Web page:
CS Global Partners, the world’s leading government marketing and advisory firm, has released its long-awaited World Citizenship Report (WCR). The WCR presents the World Citizenship Index (WCI), a distinctive tool that compares world citizenship from the perspective of a global citizen. The index methodology assesses 187 jurisdictions across five key motivations that define citizenship for the global citizen.
Official statistics have been used to evaluate a score for the defined motivators of Safety and Security, Quality of Life, Economic Opportunity, Global Mobility and Financial Freedom. The WCR, backed by research from leading data banks, interviews and a survey of more than 500 wealthy investors, goes beyond the strength of passports and emphasizes the fundamental factors that go into choosing a second nationality. adequate.
Micha Emmett, CEO of CS Global Partners, said the WCR sets itself apart from other industry reports because it “looks at which countries offer the most benefits to the world’s citizens, especially in a post-COVID world where those with the means seek constantly greater opportunities and better protection. ”
“We wanted to capture what really concerns and affects a global citizen,” he said. “When there are options for obtaining second or third citizenship, the first question HNWIs ask is ‘where is the next place to partner?’
“High-net-worth individuals must consider a myriad of factors when deciding something as monumental as where to obtain second citizenship and build a second residence. While passport strength is of course an important component, it is also one of those that are subject to major changes, as evidenced by travel restrictions related to the pandemic, “he added.
The results show that Switzerland is the country with the highest score, with 88.1, followed by Denmark (88.0) in second place and Finland, Norway and Sweden tied for third place (86.9). Notably, global superpowers like the United States are not in the top ten, symbolizing a significant shift in what these economic giants can tangibly offer to the global elite. Comparatively, Asia emerged as a center of economic prosperity due to its business advantages, notably Japan, which ranked sixth, and Singapore, which ranked seventh.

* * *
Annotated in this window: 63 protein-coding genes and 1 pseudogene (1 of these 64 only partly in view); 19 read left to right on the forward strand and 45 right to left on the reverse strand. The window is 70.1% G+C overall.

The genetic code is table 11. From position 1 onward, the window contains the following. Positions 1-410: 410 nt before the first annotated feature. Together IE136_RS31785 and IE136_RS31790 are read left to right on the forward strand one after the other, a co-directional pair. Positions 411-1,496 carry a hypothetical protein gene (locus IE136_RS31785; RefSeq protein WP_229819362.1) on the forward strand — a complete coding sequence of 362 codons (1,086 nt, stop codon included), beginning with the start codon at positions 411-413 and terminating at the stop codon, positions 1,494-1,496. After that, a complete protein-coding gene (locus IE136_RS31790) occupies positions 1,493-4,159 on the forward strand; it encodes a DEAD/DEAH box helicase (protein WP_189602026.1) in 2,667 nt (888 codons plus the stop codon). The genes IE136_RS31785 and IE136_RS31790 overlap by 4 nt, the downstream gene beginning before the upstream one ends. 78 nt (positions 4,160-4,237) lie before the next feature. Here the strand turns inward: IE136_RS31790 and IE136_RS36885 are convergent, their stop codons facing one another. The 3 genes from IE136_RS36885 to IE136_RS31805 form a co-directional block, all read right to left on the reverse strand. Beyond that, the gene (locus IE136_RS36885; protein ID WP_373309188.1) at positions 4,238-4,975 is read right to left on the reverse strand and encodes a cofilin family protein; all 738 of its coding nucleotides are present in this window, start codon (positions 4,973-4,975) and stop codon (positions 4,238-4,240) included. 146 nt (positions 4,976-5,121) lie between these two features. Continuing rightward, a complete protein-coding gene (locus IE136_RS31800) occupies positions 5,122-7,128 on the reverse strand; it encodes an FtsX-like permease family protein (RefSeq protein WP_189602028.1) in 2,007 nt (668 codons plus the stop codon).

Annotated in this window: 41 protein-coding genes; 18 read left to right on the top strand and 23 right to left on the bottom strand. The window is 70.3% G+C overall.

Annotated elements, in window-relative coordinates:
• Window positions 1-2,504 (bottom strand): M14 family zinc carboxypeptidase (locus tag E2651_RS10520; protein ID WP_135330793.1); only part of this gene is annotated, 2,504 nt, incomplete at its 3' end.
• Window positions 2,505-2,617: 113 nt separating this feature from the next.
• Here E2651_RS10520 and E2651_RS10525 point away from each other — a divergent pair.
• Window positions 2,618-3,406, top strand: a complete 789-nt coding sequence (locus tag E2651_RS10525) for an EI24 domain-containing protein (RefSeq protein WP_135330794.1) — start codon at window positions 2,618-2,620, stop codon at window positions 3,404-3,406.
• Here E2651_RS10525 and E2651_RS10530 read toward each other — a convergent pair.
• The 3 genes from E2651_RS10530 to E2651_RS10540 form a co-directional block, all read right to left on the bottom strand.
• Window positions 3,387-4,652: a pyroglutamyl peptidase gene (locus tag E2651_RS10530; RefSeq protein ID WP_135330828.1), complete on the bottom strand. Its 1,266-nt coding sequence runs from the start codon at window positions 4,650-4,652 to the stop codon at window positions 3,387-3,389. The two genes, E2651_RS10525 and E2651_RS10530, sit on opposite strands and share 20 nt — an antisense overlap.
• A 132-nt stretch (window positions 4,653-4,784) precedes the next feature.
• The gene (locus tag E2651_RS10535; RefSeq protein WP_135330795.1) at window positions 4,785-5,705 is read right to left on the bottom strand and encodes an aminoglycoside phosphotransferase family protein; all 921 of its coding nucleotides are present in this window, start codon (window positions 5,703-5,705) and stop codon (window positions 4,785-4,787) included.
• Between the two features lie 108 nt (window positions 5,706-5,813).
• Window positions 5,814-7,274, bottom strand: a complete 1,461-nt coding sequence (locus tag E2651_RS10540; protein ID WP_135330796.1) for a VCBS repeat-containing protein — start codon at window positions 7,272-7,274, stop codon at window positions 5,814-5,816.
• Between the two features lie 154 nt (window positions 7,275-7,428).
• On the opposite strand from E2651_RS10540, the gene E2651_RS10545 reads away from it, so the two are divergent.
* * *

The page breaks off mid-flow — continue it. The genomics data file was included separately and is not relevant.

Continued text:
In addition to analyzing country performance, the WCR examines the ways in which HNWIs protect and grow their wealth. This includes applying an effective financial plan that takes into account inheritance and wealth taxes and investing in emerging valuable assets such as cryptocurrencies.
The report concludes that citizenship by investment (CBI) is also an effective tool for the world’s wealthiest, and has become an exacerbated trend during the pandemic. The IWC offers an alternative and time-effective solution for those who do not have a marriage, descent or naturalization link with other countries. Ultimately, it allows applicants to obtain a second citizenship, often within three to four months, without any prior ties to the nation, provided they can pass a multi-tiered investigation procedure.
According to the report, entrepreneurs and business people actively sought investments that would stand the test of time during the period of lockdowns. Although it is not possible to predict the future, staying on top of global trends has enabled many HNWIs and global citizens to identify opportunities in places they may not have considered before. The WCR aims to shed light on these trends and simplify the second citizenship process by collecting the relevant data that most concern wealthy individuals and their families.